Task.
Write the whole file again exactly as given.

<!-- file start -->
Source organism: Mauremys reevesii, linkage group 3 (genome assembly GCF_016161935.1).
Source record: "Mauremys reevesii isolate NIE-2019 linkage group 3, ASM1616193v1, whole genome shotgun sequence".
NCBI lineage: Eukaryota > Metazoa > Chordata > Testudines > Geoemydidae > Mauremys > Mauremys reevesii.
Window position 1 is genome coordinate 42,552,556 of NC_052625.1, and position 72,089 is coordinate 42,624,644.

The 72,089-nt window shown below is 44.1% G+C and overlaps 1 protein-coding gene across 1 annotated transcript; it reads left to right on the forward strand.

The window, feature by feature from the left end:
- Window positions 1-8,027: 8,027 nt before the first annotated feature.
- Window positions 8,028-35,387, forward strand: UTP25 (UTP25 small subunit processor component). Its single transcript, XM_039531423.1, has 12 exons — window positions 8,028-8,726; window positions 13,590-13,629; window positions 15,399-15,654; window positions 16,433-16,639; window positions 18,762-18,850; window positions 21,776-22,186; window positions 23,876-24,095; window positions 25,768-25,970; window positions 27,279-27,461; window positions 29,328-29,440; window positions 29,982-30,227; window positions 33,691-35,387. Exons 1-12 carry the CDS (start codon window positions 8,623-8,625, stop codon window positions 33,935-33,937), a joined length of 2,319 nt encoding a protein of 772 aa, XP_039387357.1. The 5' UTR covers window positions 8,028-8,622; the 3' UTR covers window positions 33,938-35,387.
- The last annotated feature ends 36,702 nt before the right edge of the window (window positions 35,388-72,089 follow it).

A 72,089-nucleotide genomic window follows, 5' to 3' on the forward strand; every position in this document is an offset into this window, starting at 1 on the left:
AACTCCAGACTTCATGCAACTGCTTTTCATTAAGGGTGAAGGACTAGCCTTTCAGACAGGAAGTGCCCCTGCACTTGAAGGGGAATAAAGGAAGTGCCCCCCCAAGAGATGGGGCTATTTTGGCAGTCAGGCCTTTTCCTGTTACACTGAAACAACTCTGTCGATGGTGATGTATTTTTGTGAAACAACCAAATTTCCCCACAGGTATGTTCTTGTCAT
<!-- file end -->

Source organism: Mauremys reevesii, linkage group 3 (genome assembly GCF_016161935.1).
Source record: "Mauremys reevesii isolate NIE-2019 linkage group 3, ASM1616193v1, whole genome shotgun sequence".
NCBI lineage: Eukaryota > Metazoa > Chordata > Testudines > Geoemydidae > Mauremys > Mauremys reevesii.
Window position 1 is genome coordinate 42,552,556 of NC_052625.1, and position 72,089 is coordinate 42,624,644.

The 72,089-nt window shown below is 44.1% G+C and overlaps 1 protein-coding gene across 1 annotated transcript; it reads left to right on the forward strand.

The window, feature by feature from the left end:
- Window positions 1-8,027: 8,027 nt before the first annotated feature.
- Window positions 8,028-35,387, forward strand: UTP25 (UTP25 small subunit processor component). Its single transcript, XM_039531423.1, has 12 exons — window positions 8,028-8,726; window positions 13,590-13,629; window positions 15,399-15,654; window positions 16,433-16,639; window positions 18,762-18,850; window positions 21,776-22,186; window positions 23,876-24,095; window positions 25,768-25,970; window positions 27,279-27,461; window positions 29,328-29,440; window positions 29,982-30,227; window positions 33,691-35,387. Exons 1-12 carry the CDS (start codon window positions 8,623-8,625, stop codon window positions 33,935-33,937), a joined length of 2,319 nt encoding a protein of 772 aa, XP_039387357.1. The 5' UTR covers window positions 8,028-8,622; the 3' UTR covers window positions 33,938-35,387.
- The last annotated feature ends 36,702 nt before the right edge of the window (window positions 35,388-72,089 follow it).

A 72,089-nucleotide genomic window follows, 5' to 3' on the forward strand; every position in this document is an offset into this window, starting at 1 on the left:
AACTCCAGACTTCATGCAACTGCTTTTCATTAAGGGTGAAGGACTAGCCTTTCAGACAGGAAGTGCCCCTGCACTTGAAGGGGAATAAAGGAAGTGCCCCCCCAAGAGATGGGGCTATTTTGGCAGTCAGGCCTTTTCCTGTTACACTGAAACAACTCTGTCGATGGTGATGTATTTTTGTGAAACAACCAAATTTCCCCACAGGTATGTTCTTGTCAT